County Commissioner Sal Pace, long a proponent of the industry, said a lot of ancillary businesses in the county have seen great success.

‘In Colorado, we found security services got a good bump. . . . There’s real estate. We saw the cannabis industry rent a lot of B- and C-class retail space, and also transform a lot of industrial space.’

Adam Orens, coauthor of a 2016 Colorado study 
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“Here in Pueblo County, 40 percent of all construction permits countywide have been attributed to the cannabis industry,” said Pace, who met with Boston city councilors on a fact-finding tour to Colorado earlier this year.

But caveats abound.

Even though Massachusetts voted last year to legalize marijuana, the drug remains illegal under federal law. And the Trump administration has indicated a crackdown on the recreational marijuana market may be coming.

While federal authorities under former president Obama more or less left alone marijuana operations that were legal under state law, the new Department of Justice leadership could change tack, chilling the industry.

Lawmakers in Massachusetts are also examining the state’s recreational marijuana law and are poised to make changes — perhaps major ones — to the voter-passed statute in coming months.

Agriculture regulators from seven states and Guam toured a Denver marijuana growing warehouse in January.

Kristen Wyatt/Associated Press

Agriculture regulators from seven states and Guam toured a Denver marijuana growing warehouse in January.

While the governor and top legislators have repeatedly said they will respect the outcome of the ballot measure, proponents of legalization worry they will gut the law.

Still — and, in some cases, because of the legislative action — there are already signs of marijuana-related money flowing into some non-marijuana businesses in Massachusetts.

The Marijuana Policy Project, a national pro-legalization group, has retained lobbying firm Lynch Associates Inc. to keep track of all legislative efforts related to the voter-passed legalization law, according to disclosures filed with Secretary of State William F. Galvin.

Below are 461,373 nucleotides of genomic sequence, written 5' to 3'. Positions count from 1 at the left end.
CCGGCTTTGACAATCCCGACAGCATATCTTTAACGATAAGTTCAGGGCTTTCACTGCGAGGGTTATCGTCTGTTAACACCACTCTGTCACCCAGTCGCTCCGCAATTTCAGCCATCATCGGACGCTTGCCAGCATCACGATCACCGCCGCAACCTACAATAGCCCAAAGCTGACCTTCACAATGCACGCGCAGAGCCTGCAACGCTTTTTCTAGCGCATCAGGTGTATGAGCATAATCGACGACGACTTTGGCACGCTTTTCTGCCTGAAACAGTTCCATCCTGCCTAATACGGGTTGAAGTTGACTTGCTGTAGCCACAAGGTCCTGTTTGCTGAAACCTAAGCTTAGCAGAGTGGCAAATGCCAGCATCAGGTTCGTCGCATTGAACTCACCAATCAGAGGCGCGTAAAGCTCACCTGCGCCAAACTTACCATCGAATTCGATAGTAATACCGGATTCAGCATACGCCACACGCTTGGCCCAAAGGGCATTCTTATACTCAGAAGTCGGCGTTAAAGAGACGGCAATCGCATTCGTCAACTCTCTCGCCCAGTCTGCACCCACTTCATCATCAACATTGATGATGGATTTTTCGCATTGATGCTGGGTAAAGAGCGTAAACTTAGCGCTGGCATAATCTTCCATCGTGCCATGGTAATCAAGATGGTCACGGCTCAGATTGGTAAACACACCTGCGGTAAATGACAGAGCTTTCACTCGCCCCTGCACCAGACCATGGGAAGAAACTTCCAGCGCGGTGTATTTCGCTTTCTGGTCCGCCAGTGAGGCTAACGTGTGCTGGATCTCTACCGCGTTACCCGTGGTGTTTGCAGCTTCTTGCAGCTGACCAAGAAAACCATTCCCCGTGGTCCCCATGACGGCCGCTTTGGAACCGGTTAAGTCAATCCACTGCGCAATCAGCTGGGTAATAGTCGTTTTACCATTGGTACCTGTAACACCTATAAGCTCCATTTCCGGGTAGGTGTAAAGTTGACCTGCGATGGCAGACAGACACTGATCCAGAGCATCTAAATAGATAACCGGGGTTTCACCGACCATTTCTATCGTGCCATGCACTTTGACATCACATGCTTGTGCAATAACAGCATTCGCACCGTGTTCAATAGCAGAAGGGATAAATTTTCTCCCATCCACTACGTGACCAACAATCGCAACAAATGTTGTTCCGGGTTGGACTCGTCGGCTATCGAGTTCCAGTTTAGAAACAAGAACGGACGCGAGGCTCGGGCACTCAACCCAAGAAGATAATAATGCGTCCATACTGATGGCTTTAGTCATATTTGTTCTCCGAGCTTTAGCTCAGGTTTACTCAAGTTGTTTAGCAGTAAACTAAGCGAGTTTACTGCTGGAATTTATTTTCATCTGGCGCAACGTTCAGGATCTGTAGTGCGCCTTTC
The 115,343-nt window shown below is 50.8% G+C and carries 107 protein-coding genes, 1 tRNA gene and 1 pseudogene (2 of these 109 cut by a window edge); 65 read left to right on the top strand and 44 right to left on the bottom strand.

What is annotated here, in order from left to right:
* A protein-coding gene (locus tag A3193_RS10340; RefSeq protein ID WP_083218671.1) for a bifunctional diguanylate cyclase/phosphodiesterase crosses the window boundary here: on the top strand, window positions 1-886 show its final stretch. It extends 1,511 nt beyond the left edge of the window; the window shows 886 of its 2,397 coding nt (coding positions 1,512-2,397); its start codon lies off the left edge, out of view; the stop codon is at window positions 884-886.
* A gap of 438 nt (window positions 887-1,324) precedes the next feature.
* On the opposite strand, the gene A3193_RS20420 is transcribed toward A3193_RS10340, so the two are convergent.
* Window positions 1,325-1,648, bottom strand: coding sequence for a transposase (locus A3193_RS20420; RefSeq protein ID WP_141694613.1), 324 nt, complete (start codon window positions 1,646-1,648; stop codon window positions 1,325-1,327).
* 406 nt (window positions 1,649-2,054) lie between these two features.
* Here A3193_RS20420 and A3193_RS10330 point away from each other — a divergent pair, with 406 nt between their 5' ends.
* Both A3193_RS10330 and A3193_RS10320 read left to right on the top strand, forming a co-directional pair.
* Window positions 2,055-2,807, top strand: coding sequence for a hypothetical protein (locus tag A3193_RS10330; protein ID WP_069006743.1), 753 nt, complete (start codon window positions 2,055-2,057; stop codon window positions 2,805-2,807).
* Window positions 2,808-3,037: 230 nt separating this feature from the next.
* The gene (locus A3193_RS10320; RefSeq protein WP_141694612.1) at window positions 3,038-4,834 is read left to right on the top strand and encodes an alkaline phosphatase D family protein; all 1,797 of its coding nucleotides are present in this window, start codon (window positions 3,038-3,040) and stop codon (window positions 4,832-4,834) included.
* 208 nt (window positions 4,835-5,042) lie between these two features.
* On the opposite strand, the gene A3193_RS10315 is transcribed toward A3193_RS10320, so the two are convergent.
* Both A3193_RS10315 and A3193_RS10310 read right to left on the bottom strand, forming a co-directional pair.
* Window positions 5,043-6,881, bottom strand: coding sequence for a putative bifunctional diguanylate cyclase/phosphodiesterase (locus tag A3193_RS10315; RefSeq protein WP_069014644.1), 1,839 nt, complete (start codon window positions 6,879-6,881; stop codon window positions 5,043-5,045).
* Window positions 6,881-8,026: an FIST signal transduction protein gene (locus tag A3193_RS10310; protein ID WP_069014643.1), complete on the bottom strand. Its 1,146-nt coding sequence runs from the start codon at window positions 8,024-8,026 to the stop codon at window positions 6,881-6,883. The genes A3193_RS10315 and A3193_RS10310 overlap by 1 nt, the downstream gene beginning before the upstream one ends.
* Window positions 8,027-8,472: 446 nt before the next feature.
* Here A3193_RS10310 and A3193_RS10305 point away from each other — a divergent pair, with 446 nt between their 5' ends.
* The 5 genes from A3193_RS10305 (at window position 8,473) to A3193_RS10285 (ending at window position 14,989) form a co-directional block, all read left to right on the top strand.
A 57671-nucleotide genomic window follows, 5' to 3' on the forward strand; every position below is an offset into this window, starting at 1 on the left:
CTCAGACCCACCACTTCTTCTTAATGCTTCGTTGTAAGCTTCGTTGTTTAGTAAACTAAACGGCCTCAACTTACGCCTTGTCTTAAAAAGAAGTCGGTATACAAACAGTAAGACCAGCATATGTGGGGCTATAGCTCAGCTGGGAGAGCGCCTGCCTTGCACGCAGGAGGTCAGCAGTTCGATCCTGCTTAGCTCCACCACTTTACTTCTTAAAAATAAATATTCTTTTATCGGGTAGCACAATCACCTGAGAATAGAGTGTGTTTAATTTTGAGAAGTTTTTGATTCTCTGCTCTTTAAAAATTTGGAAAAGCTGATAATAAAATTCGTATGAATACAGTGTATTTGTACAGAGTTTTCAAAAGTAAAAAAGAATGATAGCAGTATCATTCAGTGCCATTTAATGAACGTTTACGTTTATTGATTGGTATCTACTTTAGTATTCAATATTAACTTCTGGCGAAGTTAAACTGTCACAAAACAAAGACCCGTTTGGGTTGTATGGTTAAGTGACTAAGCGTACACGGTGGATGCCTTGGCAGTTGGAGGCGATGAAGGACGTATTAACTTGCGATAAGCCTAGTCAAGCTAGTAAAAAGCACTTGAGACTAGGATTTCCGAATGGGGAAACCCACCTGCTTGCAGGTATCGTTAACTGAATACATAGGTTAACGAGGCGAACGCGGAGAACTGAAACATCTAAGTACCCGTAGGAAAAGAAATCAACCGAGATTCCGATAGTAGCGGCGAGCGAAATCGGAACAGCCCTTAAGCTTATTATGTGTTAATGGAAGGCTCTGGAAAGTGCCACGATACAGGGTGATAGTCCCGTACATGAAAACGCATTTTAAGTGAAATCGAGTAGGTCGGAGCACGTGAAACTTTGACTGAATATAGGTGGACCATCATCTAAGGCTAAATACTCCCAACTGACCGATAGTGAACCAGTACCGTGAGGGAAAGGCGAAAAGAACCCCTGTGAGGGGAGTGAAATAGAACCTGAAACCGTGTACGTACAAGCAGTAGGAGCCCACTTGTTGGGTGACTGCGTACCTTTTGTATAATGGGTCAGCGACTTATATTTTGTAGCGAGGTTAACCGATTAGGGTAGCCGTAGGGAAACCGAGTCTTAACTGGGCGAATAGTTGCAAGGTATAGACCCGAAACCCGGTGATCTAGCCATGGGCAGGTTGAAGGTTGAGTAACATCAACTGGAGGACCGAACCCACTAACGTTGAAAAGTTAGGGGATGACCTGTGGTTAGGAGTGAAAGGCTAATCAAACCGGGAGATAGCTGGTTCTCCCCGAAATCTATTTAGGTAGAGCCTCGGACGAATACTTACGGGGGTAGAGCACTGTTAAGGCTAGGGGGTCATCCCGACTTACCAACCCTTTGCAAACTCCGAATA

“We are working with experienced legislative agents to protect what 1.75 million people voted for,” said Will Luzier, who managed the successful Yes on 4 campaign. He added that the sooner the industry was up and running, the sooner the benefits will flow both to ancillary industries and to the state in the form of taxes.

But there are plenty of potential downsides that economic projections don’t take into account. One that opponents point to is the deleterious effect broader access to marijuana may have on worker productivity and public health.

Patrick J. Kennedy, the former congressman from Rhode Island and current advocate for people struggling with addiction, said adding a new legal drug — whatever the economic benefits of marijuana may be — is, on balance, a bad deal. And the bigger the profits associated with recreational marijuana and feeder industries, the harder it will be to regulate “Big Marijuana.”

But for SICPA, the Swiss tracking business, regulation is poised to be profitable. The company has been working with two California counties to help them trace legal marijuana.

And it hopes to convince Massachusetts officials about the suite of services it can offer the Commonwealth — for a price.

Joshua Miller can be reached at joshua.miller@globe.com. Follow him on Twitter @jm_bos. Click here to subscribe to his weekday e-mail update on politics.